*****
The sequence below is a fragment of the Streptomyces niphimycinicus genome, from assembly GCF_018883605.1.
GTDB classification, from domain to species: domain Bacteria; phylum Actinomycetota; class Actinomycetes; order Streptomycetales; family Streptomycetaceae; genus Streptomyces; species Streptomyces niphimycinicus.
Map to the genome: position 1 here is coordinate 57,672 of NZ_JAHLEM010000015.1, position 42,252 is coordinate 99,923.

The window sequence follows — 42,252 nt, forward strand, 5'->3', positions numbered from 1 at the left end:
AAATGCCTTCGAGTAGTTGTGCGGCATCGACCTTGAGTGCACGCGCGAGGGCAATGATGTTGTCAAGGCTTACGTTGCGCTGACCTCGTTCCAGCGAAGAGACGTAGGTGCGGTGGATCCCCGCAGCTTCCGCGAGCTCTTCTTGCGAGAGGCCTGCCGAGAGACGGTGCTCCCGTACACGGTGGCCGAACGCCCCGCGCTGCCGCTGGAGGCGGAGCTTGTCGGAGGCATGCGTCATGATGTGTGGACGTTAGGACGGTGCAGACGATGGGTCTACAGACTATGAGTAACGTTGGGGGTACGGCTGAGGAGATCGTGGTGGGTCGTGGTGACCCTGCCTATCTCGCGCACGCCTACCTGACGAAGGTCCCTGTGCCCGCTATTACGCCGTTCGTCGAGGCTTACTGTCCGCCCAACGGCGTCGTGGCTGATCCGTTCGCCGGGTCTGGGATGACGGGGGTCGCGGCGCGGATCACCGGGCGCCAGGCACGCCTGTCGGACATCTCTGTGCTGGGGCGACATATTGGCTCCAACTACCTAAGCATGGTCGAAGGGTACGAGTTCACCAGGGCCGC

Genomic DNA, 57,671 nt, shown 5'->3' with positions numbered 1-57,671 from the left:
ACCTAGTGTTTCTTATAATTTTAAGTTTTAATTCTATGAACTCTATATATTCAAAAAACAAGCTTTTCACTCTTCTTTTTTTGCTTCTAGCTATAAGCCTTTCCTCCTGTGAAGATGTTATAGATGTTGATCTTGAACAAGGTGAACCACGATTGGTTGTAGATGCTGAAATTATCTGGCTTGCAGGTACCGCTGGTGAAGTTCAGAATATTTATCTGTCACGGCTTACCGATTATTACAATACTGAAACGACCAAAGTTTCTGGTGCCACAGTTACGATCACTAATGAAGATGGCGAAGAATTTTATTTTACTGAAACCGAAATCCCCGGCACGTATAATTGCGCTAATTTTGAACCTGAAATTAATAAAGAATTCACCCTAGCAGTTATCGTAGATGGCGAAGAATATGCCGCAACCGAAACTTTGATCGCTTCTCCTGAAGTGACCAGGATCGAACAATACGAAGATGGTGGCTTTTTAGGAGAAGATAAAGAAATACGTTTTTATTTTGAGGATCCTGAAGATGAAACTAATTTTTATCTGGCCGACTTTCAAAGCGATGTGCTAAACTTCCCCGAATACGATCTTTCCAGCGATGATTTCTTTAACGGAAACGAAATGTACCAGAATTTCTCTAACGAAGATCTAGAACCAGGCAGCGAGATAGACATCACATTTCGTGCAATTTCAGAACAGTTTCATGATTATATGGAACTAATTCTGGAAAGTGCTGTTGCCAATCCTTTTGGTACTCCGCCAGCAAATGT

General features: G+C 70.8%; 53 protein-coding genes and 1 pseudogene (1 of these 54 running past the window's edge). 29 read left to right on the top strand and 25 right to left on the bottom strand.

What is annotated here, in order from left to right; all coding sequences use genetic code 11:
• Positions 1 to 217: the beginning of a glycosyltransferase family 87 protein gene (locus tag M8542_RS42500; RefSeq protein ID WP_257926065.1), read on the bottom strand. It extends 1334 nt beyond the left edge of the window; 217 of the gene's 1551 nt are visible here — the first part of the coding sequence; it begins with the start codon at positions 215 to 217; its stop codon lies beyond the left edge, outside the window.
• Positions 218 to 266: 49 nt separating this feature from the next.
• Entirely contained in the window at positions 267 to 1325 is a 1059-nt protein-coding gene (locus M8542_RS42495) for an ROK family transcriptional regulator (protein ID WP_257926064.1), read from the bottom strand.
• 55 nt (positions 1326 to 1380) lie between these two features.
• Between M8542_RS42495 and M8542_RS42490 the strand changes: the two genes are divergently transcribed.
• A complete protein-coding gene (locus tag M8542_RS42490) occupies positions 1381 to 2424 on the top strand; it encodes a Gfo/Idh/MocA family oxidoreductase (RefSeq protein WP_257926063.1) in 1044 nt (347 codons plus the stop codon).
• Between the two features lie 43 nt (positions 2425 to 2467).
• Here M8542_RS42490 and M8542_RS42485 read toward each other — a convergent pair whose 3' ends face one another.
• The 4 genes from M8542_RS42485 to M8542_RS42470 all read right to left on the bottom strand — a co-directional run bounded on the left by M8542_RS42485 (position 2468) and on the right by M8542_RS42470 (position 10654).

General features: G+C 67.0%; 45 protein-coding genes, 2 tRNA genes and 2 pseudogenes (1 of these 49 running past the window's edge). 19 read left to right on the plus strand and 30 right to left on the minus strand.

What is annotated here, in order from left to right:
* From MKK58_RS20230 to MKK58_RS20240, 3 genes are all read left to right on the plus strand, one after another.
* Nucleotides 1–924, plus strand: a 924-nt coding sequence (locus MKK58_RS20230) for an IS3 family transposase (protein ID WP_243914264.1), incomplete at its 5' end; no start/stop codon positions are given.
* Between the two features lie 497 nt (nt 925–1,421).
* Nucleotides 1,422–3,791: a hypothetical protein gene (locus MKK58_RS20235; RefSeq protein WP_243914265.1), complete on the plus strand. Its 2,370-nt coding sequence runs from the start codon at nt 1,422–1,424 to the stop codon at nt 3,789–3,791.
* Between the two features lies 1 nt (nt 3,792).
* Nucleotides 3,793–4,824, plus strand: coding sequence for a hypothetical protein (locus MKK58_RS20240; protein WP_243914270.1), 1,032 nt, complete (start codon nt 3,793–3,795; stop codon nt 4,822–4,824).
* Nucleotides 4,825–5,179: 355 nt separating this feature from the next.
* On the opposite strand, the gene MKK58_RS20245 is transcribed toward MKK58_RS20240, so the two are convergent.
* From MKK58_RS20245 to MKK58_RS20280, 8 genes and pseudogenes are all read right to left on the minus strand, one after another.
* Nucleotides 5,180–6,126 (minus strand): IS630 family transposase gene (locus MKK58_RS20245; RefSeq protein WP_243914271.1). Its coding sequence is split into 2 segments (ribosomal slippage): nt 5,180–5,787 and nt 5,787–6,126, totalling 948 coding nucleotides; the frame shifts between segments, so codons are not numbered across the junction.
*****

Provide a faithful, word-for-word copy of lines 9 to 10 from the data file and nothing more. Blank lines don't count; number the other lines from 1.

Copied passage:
What is annotated here, in order from left to right; all coding sequences use genetic code 11:
• Positions 1 to 217: the beginning of a glycosyltransferase family 87 protein gene (locus tag M8542_RS42500; RefSeq protein ID WP_257926065.1), read on the bottom strand. It extends 1334 nt beyond the left edge of the window; 217 of the gene's 1551 nt are visible here — the first part of the coding sequence; it begins with the start codon at positions 215 to 217; its stop codon lies beyond the left edge, outside the window.